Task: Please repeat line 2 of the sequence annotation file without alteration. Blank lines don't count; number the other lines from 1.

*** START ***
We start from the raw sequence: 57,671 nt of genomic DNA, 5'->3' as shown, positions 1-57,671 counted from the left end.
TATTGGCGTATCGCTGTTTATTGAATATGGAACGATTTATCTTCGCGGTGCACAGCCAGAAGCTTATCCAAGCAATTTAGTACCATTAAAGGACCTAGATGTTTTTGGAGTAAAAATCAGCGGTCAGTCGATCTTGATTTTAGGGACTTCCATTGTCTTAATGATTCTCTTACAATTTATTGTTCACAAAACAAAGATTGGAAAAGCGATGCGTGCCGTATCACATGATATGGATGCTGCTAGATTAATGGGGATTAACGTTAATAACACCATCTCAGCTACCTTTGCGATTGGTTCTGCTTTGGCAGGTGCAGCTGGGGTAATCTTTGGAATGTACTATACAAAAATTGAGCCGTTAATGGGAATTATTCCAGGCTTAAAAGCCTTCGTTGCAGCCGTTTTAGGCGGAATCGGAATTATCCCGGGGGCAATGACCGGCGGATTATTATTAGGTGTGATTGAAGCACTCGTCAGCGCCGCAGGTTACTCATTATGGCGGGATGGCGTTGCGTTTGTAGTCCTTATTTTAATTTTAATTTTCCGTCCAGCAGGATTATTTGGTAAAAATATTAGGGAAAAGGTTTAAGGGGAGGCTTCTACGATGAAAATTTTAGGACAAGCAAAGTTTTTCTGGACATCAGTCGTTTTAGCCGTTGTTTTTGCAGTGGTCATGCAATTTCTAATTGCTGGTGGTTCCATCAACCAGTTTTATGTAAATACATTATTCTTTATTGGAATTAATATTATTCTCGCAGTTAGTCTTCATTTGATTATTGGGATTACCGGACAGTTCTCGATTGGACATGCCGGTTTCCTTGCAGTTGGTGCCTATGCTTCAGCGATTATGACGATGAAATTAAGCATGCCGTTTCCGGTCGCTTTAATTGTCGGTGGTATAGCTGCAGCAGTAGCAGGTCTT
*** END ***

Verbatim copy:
TATTGGCGTATCGCTGTTTATTGAATATGGAACGATTTATCTTCGCGGTGCACAGCCAGAAGCTTATCCAAGCAATTTAGTACCATTAAAGGACCTAGATGTTTTTGGAGTAAAAATCAGCGGTCAGTCGATCTTGATTTTAGGGACTTCCATTGTCTTAATGATTCTCTTACAATTTATTGTTCACAAAACAAAGATTGGAAAAGCGATGCGTGCCGTATCACATGATATGGATGCTGCTAGATTAATGGGGATTAACGTTAATAACACCATCTCAGCTACCTTTGCGATTGGTTCTGCTTTGGCAGGTGCAGCTGGGGTAATCTTTGGAATGTACTATACAAAAATTGAGCCGTTAATGGGAATTATTCCAGGCTTAAAAGCCTTCGTTGCAGCCGTTTTAGGCGGAATCGGAATTATCCCGGGGGCAATGACCGGCGGATTATTATTAGGTGTGATTGAAGCACTCGTCAGCGCCGCAGGTTACTCATTATGGCGGGATGGCGTTGCGTTTGTAGTCCTTATTTTAATTTTAATTTTCCGTCCAGCAGGATTATTTGGTAAAAATATTAGGGAAAAGGTTTAAGGGGAGGCTTCTACGATGAAAATTTTAGGACAAGCAAAGTTTTTCTGGACATCAGTCGTTTTAGCCGTTGTTTTTGCAGTGGTCATGCAATTTCTAATTGCTGGTGGTTCCATCAACCAGTTTTATGTAAATACATTATTCTTTATTGGAATTAATATTATTCTCGCAGTTAGTCTTCATTTGATTATTGGGATTACCGGACAGTTCTCGATTGGACATGCCGGTTTCCTTGCAGTTGGTGCCTATGCTTCAGCGATTATGACGATGAAATTAAGCATGCCGTTTCCGGTCGCTTTAATTGTCGGTGGTATAGCTGCAGCAGTAGCAGGTCTT